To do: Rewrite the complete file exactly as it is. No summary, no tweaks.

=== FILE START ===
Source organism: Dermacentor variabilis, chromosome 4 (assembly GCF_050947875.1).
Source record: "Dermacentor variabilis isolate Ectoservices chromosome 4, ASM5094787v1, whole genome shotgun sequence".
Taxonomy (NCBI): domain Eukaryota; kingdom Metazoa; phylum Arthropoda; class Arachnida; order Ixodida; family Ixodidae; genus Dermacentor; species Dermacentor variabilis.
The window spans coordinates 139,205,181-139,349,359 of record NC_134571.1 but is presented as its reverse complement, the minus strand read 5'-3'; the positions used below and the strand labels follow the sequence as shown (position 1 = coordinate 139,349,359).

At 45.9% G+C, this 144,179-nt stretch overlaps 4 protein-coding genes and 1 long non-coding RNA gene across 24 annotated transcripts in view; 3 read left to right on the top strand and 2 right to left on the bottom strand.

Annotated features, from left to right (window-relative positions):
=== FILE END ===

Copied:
Source organism: Dermacentor variabilis, chromosome 4 (assembly GCF_050947875.1).
Source record: "Dermacentor variabilis isolate Ectoservices chromosome 4, ASM5094787v1, whole genome shotgun sequence".
Taxonomy (NCBI): domain Eukaryota; kingdom Metazoa; phylum Arthropoda; class Arachnida; order Ixodida; family Ixodidae; genus Dermacentor; species Dermacentor variabilis.
The window spans coordinates 139,205,181-139,349,359 of record NC_134571.1 but is presented as its reverse complement, the minus strand read 5'-3'; the positions used below and the strand labels follow the sequence as shown (position 1 = coordinate 139,349,359).

At 45.9% G+C, this 144,179-nt stretch overlaps 4 protein-coding genes and 1 long non-coding RNA gene across 24 annotated transcripts in view; 3 read left to right on the top strand and 2 right to left on the bottom strand.

Annotated features, from left to right (window-relative positions):